My friend’s wife came back from grocery shopping this weekend with a chilling story and insight into her own self-protection mentality: A man stalked her in the remote parking lot behind the store. Now, the story obviously had a good outcome— nothing happened—but it was the way she talked about it, what was important to her and how she processed the event that stuck with me enough to write about it here.
(Some facts about my friend’s wife: She’s 5’2″, had a couple months of training more than 16 years ago and hasn’t been on the mats since. She also took out a guy who came after her in a parking garage around that same time.)
“There was a guy across the street who was obviously unbalanced, homeless or nearly so. As soon as he saw me, he looked around, saw that we were pretty much alone behind the store, and then began to cross the street toward me.
It was clear that I had triggered something in him, maybe I reminded him of a girlfriend, ex-wife, or his mother, I don’t know. But it was obvious to me that he was agitated by my presence.
My first thought was what I would do to him if he came near me. I figured I’d smash him in the neck and sit on his hip to drop him, and then kick him in the head when he was down on the ground. It’s worked for me every time I’ve done it in training.”
(When I asked her to clarify, she said that she found she could dump larger, heavier men reliably into the ground this way.)
“Then I figured I’d give him the benefit of the doubt, up to a certain point, and loudly warn him off if he actually stepped into the parking lot, about 50 feet away. If he didn’t stop then I’d take him out.
As he got to my side of the street, he seemed to reconsider and paused at the sidewalk. I continued calmly putting groceries in the car, and making sure he could see I was keeping an eye on him. He seemed to come to a decision and slinked off down the street. So I got in the car and came home.”
Several things struck me about her story. The first one was the total lack fear-language or a sense of victimhood and the insight into her own self-protection mentality. I even asked her, “Were you worried about what he might do to you?” She shook her head. “It didn’t even occur to me. I was preoccupied with what I was going to do to him.”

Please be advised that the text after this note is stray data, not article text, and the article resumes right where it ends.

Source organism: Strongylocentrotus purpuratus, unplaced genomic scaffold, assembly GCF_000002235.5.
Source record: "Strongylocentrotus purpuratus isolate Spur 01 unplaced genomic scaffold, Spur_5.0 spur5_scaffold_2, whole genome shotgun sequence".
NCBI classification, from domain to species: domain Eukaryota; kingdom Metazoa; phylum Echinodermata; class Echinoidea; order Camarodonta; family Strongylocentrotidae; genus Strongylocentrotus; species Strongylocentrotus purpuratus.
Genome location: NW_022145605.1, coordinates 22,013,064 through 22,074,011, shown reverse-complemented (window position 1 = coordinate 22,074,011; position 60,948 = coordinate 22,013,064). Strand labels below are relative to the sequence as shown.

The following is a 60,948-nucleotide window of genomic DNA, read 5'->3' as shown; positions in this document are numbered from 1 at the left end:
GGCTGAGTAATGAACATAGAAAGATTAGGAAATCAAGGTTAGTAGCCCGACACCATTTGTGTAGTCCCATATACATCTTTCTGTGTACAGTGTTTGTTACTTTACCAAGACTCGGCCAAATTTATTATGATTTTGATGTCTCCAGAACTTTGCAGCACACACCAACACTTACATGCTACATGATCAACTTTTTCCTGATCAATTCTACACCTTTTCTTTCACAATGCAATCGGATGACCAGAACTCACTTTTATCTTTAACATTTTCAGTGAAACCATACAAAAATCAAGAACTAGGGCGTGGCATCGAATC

That is not bravado or empty posturing. She was resolved to hurt him, put him down and make sure he couldn’t get back up. Her body language transmitted that grim determination and probably played a role in getting him to wave off. His prey was suddenly giving off predator signals, and he had to make the choice between a hard fight or easy pickings elsewhere.
Of course, it might all have been a terrible mistake; maybe he just wanted some change or a bag of chips. But that wasn’t her read on the situation, and I trust her judgment and her self-protection mentality.
The second thing that struck me was her confidence in her ability to get it done—even without having trained in a very long time—because she took ownership of the tool of violence way back then, and, unlike a specific technique or a spinning back-kick, you never forget how to hurt people. That self-protection mentality stays with you.
It’s been a long, long time since she had to think about it… but when she realized she was in a potentially bad situation, it was there for her. She knew what to do and she was resolved to do it.
She was, regardless of what most people might be led to believe, in her element. That kept her from behaving like a victim. And it probably helped to change a would-be predator’s mind.